Once you’re on the road to recovery, you might want to know whether you can ride your horse while the ulcers are healing.  

The short answer is yes… but just because you can, doesn’t necessarily mean you should. 

Riding a horse while it’s in pain has welfare implications that could cause ongoing behavioral issues. 

However, exercise in itself is an essential part of good horse management. So if the horse cannot be completely rested and turned out - then these are a few ways you can help them say exercised and comfortable while they heal from ulcers.

Feed prior to exercise

Offering your horse a small feed prior to exercise will help reduce ‘gastric splashing’ - which is one of the most prevalent causes of ulcers in performance horses. The ideal food for this is alfalfa (or lucerne) as it has been proven to reduce acidity in equine diets.

Walk, walk, walk...

Good ol’ fashioned walking is often overlooked when it comes to effective horse training and conditioning. 

When it comes to schooling, and if your horse's is balanced, regular and steady then new or advanced exercises can be introduced at the walk. 

From a therapeutic perspective, the walk requires full contraction of the long back muscles in a contraction-relaxation cycle. This is a great way to gently strengthen muscles in a way that prevents tension. In addition, the mechanics of the walk increase stimulation of highly innervated postural muscles and can enable your horse find more range of motion and joint flexion.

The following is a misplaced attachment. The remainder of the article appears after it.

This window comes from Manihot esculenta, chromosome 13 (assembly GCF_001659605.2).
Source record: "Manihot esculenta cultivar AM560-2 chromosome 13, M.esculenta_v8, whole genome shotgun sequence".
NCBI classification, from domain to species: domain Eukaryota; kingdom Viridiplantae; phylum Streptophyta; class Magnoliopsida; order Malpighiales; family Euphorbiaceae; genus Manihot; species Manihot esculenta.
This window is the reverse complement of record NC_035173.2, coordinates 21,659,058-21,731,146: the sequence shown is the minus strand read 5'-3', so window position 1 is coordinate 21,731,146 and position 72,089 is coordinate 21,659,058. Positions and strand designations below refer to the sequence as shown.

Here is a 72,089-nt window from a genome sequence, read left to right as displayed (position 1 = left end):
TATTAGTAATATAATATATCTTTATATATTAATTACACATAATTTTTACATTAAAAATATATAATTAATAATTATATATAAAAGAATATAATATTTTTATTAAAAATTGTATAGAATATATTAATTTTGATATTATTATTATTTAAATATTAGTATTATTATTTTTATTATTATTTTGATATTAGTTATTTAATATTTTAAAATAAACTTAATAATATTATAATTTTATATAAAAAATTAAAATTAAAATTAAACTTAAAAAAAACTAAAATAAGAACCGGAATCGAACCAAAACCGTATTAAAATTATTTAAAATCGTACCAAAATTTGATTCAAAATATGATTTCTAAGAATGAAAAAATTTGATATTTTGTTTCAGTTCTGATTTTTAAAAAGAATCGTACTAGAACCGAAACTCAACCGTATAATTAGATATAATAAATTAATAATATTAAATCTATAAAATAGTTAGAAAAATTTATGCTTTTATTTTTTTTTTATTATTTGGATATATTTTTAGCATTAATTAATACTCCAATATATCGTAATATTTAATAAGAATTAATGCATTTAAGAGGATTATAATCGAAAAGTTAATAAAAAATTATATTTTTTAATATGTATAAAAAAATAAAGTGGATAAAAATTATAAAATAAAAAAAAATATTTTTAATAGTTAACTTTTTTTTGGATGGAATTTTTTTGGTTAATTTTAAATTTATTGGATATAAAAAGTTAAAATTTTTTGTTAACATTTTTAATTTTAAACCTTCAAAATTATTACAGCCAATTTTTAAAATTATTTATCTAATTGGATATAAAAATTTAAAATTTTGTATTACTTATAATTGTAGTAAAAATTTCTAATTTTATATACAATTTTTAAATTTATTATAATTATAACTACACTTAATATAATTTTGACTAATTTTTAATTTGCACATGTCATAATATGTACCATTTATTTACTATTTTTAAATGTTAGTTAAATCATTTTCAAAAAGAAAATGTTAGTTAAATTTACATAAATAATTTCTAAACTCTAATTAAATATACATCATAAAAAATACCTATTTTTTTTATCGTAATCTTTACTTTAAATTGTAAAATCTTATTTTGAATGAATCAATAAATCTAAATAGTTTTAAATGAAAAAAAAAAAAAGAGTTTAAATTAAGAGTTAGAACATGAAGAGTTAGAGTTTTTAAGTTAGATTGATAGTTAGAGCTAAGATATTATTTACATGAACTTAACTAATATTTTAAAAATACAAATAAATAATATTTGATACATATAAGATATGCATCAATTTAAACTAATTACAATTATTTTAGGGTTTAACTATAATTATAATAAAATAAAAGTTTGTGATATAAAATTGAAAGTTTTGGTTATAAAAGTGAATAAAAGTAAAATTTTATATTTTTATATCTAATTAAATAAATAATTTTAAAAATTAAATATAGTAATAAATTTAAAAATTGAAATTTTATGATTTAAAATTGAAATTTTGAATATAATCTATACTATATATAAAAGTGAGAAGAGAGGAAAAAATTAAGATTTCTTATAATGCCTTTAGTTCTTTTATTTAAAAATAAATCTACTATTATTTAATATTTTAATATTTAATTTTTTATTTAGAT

Consider incorporating 2-3 days a week of a good, long, marching walk instead of high intensity work. Your horse will benefit mentally & physically.


Limit 'Bouncy Work'

The period in which your horse is recovering from ulcers is not the time to engage in bouncy or 'gymnastic' work.

This includes any activity with exagerrated 'stop & start' movements like barrel racing,  sliding stops and 'up & down' movements like advanced dressage,  polework, jumping or grids. 

Long, low, slow & gentle work is preferred to limit the instance of gastric splashing. 


Incorporate 'snack breaks' 

Dr Bob Rogers DVM suggests that allowing a horse to graze during a ride stimulates saliva production, which in turn neutralises stomach acid.

It's also a nice way to give them a 'brain break' to lower stress levels and increase emotional fitness. 

Add sucralfate into your treatment regimen

Adding Absucralfate into your treatment regimen will be beneficial in a few ways, especially if you’d like to keep your horse in work. 

Sucralfate works in a mechanical action to bind to the ulcer lesion site. This proves a protective layer that masks pain and promotes healing. 

AbSucralfate is availalble without a prescription, from our website here -  It's safe, affordable and available in easy-to-administer granules.